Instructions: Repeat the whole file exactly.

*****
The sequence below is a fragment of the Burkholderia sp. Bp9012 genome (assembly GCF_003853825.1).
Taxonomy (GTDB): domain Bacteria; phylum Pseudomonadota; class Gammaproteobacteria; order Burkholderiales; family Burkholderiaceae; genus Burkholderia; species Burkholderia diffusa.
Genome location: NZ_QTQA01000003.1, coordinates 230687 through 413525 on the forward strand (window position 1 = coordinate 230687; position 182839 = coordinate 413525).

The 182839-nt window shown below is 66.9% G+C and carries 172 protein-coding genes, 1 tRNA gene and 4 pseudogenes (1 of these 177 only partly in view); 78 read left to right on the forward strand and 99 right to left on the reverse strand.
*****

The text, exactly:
The sequence below is a fragment of the Burkholderia sp. Bp9012 genome (assembly GCF_003853825.1).
Taxonomy (GTDB): domain Bacteria; phylum Pseudomonadota; class Gammaproteobacteria; order Burkholderiales; family Burkholderiaceae; genus Burkholderia; species Burkholderia diffusa.
Genome location: NZ_QTQA01000003.1, coordinates 230687 through 413525 on the forward strand (window position 1 = coordinate 230687; position 182839 = coordinate 413525).

The 182839-nt window shown below is 66.9% G+C and carries 172 protein-coding genes, 1 tRNA gene and 4 pseudogenes (1 of these 177 only partly in view); 78 read left to right on the forward strand and 99 right to left on the reverse strand.